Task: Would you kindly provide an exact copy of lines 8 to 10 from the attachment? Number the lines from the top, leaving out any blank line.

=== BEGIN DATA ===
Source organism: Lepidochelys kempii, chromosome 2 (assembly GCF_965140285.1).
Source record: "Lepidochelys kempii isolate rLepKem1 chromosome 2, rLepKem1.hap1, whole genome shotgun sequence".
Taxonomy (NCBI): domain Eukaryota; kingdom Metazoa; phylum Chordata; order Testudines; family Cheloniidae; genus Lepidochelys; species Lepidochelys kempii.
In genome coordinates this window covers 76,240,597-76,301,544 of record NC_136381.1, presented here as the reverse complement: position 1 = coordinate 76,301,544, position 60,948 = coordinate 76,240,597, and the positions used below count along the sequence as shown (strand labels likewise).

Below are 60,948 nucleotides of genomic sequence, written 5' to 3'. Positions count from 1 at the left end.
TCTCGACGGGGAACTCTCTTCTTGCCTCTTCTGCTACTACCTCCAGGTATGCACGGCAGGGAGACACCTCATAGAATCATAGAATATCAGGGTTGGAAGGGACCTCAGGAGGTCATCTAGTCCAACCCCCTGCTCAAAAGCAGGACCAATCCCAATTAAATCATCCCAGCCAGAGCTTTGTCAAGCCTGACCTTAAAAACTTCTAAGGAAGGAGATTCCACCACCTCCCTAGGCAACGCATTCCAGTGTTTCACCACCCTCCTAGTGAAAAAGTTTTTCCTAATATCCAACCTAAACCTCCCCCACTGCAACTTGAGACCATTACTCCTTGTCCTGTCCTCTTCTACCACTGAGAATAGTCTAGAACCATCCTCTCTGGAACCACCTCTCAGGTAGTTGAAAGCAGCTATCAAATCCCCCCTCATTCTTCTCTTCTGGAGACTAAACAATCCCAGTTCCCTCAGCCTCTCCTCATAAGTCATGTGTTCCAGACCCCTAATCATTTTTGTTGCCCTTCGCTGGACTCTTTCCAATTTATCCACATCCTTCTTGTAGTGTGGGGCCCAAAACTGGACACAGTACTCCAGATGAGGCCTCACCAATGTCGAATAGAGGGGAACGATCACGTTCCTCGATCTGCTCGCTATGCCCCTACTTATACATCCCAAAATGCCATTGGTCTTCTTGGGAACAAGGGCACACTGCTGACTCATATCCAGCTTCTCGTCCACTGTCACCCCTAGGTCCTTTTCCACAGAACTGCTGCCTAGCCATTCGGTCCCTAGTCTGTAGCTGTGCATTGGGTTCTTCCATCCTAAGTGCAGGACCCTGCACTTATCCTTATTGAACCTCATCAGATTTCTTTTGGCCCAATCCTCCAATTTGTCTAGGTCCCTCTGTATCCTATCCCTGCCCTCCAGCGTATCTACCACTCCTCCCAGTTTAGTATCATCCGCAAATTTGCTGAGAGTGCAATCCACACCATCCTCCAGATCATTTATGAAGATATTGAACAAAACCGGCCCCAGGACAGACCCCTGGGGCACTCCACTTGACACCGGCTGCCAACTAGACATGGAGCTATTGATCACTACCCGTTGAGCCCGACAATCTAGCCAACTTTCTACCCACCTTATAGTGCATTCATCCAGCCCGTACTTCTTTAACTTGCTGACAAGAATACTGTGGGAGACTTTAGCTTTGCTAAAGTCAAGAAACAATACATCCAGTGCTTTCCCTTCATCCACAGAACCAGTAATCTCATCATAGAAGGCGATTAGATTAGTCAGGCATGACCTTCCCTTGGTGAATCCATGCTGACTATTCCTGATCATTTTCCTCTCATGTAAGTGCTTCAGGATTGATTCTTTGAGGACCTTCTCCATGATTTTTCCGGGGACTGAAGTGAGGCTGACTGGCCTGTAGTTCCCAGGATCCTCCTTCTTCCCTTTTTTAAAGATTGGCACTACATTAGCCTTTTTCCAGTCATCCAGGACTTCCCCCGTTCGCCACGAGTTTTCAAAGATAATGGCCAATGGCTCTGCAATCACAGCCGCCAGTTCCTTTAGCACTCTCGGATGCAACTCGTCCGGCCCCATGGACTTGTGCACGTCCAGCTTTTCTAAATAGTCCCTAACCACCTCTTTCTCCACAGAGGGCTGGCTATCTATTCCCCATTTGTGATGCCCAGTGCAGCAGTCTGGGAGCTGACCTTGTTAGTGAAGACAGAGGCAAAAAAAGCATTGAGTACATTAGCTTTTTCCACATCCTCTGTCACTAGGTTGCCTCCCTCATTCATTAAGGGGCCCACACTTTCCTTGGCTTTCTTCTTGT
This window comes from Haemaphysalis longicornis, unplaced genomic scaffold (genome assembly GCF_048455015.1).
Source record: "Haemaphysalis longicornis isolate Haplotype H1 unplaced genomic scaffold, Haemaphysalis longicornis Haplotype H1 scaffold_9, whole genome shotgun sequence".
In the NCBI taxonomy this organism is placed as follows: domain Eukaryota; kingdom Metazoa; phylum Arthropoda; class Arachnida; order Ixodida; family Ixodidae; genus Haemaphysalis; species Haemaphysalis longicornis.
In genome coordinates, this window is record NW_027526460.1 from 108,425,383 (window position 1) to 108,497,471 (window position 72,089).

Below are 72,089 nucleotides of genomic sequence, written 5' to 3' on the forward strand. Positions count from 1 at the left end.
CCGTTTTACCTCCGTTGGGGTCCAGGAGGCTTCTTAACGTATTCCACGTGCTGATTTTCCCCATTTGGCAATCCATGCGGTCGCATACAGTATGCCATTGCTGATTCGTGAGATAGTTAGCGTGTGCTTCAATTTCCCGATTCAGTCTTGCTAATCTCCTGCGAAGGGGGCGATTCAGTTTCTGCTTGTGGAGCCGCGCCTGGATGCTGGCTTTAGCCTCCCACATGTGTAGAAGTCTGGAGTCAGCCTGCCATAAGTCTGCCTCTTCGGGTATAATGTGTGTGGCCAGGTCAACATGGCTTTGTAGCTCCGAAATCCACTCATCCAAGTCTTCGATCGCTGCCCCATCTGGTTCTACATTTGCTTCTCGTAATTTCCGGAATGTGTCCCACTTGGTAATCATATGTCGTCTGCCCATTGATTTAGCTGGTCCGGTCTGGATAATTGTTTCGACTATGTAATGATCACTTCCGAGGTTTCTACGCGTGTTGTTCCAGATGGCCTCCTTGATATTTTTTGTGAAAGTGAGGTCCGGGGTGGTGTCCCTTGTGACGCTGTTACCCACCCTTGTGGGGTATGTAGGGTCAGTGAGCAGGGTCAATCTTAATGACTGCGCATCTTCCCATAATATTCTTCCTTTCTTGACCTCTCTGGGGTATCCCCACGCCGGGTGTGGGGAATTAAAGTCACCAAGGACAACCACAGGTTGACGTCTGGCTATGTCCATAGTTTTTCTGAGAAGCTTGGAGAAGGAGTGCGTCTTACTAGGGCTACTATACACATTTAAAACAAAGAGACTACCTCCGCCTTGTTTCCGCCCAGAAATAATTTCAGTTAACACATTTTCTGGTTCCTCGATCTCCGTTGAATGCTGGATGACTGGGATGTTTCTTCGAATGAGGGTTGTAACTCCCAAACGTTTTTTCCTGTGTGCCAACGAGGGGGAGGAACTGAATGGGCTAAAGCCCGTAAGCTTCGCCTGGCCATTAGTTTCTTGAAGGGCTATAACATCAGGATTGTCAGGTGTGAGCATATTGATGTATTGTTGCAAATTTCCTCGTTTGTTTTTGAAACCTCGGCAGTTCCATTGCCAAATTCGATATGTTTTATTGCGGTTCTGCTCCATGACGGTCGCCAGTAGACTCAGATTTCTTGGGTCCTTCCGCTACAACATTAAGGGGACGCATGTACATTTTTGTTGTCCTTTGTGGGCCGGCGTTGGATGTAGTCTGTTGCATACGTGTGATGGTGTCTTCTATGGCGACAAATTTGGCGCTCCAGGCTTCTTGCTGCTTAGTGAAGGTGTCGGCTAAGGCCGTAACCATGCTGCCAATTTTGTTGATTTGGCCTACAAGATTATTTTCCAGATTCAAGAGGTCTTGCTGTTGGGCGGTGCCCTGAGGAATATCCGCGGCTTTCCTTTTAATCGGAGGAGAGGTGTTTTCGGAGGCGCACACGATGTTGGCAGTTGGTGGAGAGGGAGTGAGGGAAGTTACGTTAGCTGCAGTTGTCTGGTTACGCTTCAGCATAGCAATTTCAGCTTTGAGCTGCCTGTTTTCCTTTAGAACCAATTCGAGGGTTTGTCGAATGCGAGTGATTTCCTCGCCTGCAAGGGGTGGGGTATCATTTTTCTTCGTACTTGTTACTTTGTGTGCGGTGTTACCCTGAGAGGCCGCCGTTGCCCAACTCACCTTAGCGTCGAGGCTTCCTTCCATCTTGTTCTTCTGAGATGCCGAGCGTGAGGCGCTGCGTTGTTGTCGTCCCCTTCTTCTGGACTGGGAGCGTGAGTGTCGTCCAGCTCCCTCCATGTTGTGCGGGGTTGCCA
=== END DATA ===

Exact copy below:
Source record: "Haemaphysalis longicornis isolate Haplotype H1 unplaced genomic scaffold, Haemaphysalis longicornis Haplotype H1 scaffold_9, whole genome shotgun sequence".
In the NCBI taxonomy this organism is placed as follows: domain Eukaryota; kingdom Metazoa; phylum Arthropoda; class Arachnida; order Ixodida; family Ixodidae; genus Haemaphysalis; species Haemaphysalis longicornis.
In genome coordinates, this window is record NW_027526460.1 from 108,425,383 (window position 1) to 108,497,471 (window position 72,089).